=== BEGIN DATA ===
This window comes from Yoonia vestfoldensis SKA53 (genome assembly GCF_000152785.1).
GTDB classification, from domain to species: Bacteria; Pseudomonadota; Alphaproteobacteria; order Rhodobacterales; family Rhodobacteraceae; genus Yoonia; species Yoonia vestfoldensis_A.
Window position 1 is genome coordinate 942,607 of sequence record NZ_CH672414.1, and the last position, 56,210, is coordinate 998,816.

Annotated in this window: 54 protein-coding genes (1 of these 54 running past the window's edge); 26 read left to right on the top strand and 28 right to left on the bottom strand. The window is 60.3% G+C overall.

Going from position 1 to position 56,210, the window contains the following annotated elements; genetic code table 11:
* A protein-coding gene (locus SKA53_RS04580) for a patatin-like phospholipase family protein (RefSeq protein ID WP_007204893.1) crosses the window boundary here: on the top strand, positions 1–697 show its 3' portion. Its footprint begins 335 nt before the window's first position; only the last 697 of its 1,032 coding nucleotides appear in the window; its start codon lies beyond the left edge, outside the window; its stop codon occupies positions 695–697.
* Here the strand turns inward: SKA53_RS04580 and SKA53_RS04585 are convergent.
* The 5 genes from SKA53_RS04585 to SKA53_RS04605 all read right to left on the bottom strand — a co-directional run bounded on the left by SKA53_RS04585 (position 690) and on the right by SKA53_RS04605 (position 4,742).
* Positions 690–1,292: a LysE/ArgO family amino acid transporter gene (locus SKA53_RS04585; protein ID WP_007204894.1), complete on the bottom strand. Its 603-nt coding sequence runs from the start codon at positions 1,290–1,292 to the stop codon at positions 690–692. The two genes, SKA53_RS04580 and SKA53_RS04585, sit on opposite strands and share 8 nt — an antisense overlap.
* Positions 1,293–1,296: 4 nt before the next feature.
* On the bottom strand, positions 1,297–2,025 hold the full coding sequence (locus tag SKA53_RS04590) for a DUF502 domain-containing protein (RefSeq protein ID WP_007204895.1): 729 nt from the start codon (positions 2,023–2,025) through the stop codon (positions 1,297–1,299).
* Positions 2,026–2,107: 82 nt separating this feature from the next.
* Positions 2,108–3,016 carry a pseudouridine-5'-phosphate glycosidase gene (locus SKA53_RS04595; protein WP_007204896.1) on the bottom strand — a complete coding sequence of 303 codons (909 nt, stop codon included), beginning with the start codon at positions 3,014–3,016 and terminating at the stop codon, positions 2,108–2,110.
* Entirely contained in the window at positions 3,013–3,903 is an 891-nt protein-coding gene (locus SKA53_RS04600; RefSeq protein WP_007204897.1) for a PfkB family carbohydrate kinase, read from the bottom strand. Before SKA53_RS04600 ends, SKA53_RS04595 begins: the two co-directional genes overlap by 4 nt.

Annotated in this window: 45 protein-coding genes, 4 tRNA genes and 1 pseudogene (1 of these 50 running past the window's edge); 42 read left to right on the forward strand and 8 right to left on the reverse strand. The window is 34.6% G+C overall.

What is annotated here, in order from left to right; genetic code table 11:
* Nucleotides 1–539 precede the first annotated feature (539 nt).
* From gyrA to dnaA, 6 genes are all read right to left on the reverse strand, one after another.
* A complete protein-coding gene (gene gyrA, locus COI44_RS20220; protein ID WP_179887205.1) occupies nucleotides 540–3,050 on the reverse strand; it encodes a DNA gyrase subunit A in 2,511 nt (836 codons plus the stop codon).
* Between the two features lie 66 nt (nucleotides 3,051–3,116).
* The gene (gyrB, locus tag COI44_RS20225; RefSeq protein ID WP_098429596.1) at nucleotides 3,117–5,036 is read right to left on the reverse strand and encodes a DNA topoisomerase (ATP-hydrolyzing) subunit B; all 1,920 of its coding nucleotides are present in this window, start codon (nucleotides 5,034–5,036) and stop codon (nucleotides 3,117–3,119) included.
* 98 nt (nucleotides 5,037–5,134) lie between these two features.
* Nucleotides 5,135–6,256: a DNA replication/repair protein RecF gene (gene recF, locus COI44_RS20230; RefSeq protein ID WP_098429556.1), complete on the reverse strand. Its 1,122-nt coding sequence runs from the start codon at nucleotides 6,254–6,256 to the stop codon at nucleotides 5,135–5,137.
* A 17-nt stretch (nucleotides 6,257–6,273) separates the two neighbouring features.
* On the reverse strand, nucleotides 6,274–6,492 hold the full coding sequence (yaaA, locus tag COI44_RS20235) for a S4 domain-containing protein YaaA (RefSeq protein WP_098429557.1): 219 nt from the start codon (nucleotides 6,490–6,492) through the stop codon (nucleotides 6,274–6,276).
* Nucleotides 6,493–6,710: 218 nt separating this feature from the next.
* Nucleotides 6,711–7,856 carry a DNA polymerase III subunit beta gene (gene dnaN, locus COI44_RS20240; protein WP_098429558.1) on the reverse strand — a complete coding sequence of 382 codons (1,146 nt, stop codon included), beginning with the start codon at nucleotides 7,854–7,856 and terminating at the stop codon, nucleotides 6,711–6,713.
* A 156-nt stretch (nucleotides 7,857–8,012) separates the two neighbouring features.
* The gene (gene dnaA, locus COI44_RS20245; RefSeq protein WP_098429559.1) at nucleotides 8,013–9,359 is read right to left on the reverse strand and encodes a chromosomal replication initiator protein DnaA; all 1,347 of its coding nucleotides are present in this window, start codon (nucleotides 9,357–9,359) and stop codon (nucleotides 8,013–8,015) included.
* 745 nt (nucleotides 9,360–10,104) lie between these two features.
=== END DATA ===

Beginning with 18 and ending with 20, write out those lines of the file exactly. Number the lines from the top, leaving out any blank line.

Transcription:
* From gyrA to dnaA, 6 genes are all read right to left on the reverse strand, one after another.
* A complete protein-coding gene (gene gyrA, locus COI44_RS20220; protein ID WP_179887205.1) occupies nucleotides 540–3,050 on the reverse strand; it encodes a DNA gyrase subunit A in 2,511 nt (836 codons plus the stop codon).
* Between the two features lie 66 nt (nucleotides 3,051–3,116).